Brutal Violence, Yet Restraint Too
BY STEVE ERICKSON | This may be a perverse statement, but Spike Lee’s talents might have thrived under the discipline of the classical Hollywood studio system. Of course, racism would have kept him outside their gates were he an adult in the 1950s or ‘60s — the first studio film directed by an African-American was made in 1970 — and making a film as radical as his masterpiece “Do the Right Thing” then would have been impossible. However, over the past 15 years, Lee’s talents have thrived when doing adaptations and genre films (“25th Hour,” “Inside Man”) and faltered on “personal” projects.
“Bamboozled,” his ambitious exploration of the long-term legacy of minstrel shows on American pop culture, is politically admirable, but as a narrative, it’s a mess. It probably would have made a better documentary. Lee’s work hasn’t been helped by his frequent tendencies toward sermonizing and bloated running times.
“Oldboy,” a remake of Korean director Park Chan-wook’s film of the same name, tests my theory. It’s an unconventional action film whose closest American kin might be Christopher Nolan’s “Memento.” It doesn’t all work, but it’s fascinatingly conflicted.
Spike Lee adaptation of Korean action film, not completely successful, offers fascinating moments
Advertising executive Joe (Josh Brolin) goes on a drunken spree one night and wakes up in a hotel room that’s really a prison. He’s kept there for 20 years, fed a diet of vodka (although he gives up drinking halfway through) and Chinese dumplings. His only companion is his TV set. Upon release, he stumbles back to a city and meets a friendly social worker (Elizabeth Olsen) with a similar pattern of addiction in her past. Given a cell phone, he gets weird calls about his daughter from a man (Sharlto Copley) whom he eventually meets and who seems to be manipulating his life, even outside the hotel, and holding his daughter captive.
Lee doesn’t overdo stylized direction here, as he sometimes does. Visually, “Oldboy” is most notable for its saturated colors and its anonymous urban setting. While it was made in New Orleans, it could pass for New York. “Oldboy” was shot on a mix of film formats, including 35mm, 16mm, and even Super 8. There’s a dreamlike quality to Lee’s direction, which is implicit in the hotel room layout and explicit in the way flashbacks are staged, with present-day characters standing in the same room with their past selves and watching their actions unfold.
“Oldboy” is Lee’s most violent film, with brutal rape and torture scenes. In interviews, he’s talked about his desire to bring a sense of real-life consequences to movie violence. That’s also implicit in Park Chan-wook’s work, particularly his trilogy about revenge (“Oldboy” is its middle entry.)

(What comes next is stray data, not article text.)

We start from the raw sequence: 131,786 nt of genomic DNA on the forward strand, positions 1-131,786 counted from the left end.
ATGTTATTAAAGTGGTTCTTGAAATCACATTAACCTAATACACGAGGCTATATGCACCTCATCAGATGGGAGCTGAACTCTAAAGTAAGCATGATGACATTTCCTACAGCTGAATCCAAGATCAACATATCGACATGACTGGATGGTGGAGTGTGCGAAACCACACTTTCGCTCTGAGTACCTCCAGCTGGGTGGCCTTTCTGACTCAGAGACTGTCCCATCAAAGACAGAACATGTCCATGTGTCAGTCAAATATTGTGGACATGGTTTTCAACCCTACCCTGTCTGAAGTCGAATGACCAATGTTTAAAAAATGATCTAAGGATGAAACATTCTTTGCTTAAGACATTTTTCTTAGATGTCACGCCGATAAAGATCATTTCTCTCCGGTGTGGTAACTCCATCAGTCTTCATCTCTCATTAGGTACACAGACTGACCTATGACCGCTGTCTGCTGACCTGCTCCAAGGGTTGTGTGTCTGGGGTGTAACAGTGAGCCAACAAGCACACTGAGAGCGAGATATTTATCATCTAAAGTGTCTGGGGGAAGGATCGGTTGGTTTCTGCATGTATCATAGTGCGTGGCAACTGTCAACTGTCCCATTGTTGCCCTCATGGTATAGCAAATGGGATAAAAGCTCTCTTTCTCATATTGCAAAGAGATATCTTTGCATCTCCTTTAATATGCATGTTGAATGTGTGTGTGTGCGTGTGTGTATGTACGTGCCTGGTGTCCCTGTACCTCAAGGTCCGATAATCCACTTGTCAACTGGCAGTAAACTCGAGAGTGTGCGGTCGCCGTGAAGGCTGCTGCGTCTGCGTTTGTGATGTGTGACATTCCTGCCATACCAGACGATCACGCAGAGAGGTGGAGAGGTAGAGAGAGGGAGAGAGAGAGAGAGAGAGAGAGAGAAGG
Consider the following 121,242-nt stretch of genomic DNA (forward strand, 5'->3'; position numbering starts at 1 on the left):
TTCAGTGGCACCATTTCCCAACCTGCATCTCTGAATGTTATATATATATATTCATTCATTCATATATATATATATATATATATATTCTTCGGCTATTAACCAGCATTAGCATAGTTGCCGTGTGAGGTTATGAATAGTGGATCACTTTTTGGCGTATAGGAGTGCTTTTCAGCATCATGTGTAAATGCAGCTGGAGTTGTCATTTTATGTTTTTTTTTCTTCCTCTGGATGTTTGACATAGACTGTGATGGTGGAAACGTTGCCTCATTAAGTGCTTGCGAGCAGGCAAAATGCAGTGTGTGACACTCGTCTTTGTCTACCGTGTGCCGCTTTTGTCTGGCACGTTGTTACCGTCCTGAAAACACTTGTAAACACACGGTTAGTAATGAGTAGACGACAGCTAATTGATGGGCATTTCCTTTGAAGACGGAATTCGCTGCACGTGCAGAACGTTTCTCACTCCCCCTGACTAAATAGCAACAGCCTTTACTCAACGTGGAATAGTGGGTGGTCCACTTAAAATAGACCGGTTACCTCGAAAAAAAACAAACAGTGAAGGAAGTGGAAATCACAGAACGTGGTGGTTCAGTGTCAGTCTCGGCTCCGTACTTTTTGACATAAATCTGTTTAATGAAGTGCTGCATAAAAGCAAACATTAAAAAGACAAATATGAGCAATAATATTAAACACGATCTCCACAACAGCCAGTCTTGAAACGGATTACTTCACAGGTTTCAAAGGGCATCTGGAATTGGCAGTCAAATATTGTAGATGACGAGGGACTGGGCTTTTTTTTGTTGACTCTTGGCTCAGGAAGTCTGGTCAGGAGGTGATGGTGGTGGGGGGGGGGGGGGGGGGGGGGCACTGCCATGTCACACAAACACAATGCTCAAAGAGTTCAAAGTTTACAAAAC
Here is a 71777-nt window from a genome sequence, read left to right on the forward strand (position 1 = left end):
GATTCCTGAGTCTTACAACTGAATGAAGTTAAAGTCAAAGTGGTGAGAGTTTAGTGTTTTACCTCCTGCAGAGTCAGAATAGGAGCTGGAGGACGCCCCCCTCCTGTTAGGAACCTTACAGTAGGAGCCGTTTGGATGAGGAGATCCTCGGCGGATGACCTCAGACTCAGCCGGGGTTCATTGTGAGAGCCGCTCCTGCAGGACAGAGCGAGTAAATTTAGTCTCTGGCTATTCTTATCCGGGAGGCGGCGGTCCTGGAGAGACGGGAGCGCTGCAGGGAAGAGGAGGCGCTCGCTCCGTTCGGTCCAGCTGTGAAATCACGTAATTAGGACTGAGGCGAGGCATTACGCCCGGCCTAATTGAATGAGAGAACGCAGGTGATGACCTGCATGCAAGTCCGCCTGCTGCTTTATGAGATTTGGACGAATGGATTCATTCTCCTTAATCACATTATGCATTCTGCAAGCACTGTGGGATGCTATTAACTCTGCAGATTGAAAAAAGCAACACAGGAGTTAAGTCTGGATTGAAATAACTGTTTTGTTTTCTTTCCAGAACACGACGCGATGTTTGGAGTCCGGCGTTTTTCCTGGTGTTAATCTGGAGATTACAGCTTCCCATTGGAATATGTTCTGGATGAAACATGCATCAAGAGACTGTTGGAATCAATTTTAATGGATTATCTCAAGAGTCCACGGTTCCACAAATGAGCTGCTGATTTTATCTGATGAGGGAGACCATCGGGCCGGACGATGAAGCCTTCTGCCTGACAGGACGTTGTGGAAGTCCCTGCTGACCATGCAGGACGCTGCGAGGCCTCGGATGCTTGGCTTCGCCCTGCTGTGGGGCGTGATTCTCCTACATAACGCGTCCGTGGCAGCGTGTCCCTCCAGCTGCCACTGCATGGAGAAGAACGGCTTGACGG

Park’s “Oldboy” is memorable for its narrative twists and two iconic scenes. In the first, the protagonist eats a live octopus. This scene is not faked. In the second, he faces a gang of thugs, armed only with a hammer, and defeats them. Lee did not reproduce the octopus scene (the closing credits offer the usual disclaimer about no animals being harmed in the making of the film), but he does remake the hammer scene. It’s the closest he’s ever come to straightforward action filmmaking.
“Oldboy” feels both attracted and repulsed by its tawdry subject matter and comic book origins. For once, Lee steps off the soapbox. Even so, he manages to deliver a subtle message about the lifelong impact of bullying. The film’s split between brains and gore is embodied in Brolin’s performance. Joe has two moods: quiet despair and total rage. When he’s not silent, he’s attacking someone, with whatever weapon he can find. In the film’s first third, Brolin’s work seems awfully bombastic. After Joe stops drinking, Brolin’s performance becomes a bit more measured and believable. Still, it’s tempting to imagine Jason Statham or direct-to-video star Scott Adkins in the role.
For a mainstream American release, “Oldboy” is remarkably dark. It subverts the usual tropes of the revenge drama, like the quest for redemption by reconnecting with family. Joe does give up drinking — it’s hard to imagine any contemporary Hollywood film depicting an alcoholic who’s incapable of conquering their addiction — but in the long run, that doesn’t guarantee his mental safety. The film holds the pulpier elements of its narrative at arm’s length, though, and seems quite self-conscious about the need to push as far as Park Chan-wook’s film did.
While not exactly an arthouse version of “Oldboy,” it does aim to play both Soho and Times Square. That gives it more freedom than most American films. I’m not completely enamored of it, but there’s nothing else like it in the multiplex.
OLDBOY | Directed by Spike Lee | Film District | Citywide | moviefone.com